Lei Wang

Lei Wang

Editorial Fellow

Lei (Kanglei) Wang has been a science reporter in Hong Kong, a well-being researcher at a psychology center, and an international background checker. She is interested in the why’s behind human actions: the psychological backstories of both great crimes and great charity. You can contact her at lwang@motherjones.com.

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Thailand's New Military Government Is Secretly Vacuuming Up Facebook Data

| Wed Jul. 9, 2014 6:00 AM EDT

Despite all the ways Facebook has flouted privacy standards—like how it recently experimented with 700,000 users' emotions by manipulating the positive and negative content of their newsfeeds—the company hasn't yet provided personal data to oppressive governments. But that didn't deter the Thai junta. When Facebook refused to help Thailand's newly installed military government access users' personal information, the junta created a misleading Facebook application to capture its citizens' names and email addresses. 

The military government posted that they were collecting this data to "handle more witnesses which can lead to more prosecutions and will make the online society more clean."

As you might remember, back in May, after months of anti-government protests, Thailand's military staged a coup. Once in power, the military suspended the constitution, installed a 10 p.m. curfew, banned gatherings of more than five people, and attempted to suppress dissidents—including any of the estimated 28 million Thai users on Facebook, a third of the country's population. On May 29, the new government tried to have a meeting with social-media companies, including Facebook, to discuss censoring Thailand's anti-coup dissent, but none of them showed up.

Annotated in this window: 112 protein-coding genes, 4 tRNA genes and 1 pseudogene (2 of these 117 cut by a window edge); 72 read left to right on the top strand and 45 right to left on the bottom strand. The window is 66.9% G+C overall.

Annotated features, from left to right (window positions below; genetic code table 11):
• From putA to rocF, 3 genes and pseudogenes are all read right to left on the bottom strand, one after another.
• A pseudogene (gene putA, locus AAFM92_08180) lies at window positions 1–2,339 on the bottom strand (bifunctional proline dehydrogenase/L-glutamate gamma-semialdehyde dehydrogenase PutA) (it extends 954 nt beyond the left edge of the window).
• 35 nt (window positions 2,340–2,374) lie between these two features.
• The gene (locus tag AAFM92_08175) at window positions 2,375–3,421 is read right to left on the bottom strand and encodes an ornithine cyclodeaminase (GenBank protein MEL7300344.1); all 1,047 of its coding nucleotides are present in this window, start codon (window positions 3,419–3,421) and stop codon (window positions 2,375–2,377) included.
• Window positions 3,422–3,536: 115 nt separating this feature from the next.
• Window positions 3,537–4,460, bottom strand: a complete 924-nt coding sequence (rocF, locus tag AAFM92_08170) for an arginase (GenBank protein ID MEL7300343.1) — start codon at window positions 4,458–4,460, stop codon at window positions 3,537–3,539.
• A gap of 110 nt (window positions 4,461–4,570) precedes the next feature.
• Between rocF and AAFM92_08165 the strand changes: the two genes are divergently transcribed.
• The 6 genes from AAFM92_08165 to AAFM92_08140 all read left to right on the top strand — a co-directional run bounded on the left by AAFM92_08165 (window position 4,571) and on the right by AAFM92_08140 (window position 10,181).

But the Thai junta didn't take this as a sign to give up on tapping into the power of social media. Instead, as the Electronic Frontier Foundation reports, the junta placed a Facebook login button to track users on more than 200 of the government's restricted websites, like the webpage of Human Rights Watch.

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What Does "Natural" Mean?

| Wed Jun. 18, 2014 6:00 AM EDT

Last year, according to Nielsen, foods labeled "natural" generated $43 billion in sales. That's more than five times the figure for foods carrying an "organic" label ($8.9 billion). A new Consumer Reports survey of 1,000 people found that two-thirds of respondents believed  that a "natural" label meant that a food contained:

  • No artificial materials during processing
  • No pesticides
  • No artificial ingredients
  • No GMOs

More than half of those surveyed said that they specifically looked for a "natural" label on their foods.

There's just one problem: There are no real federal regulations around the word "natural."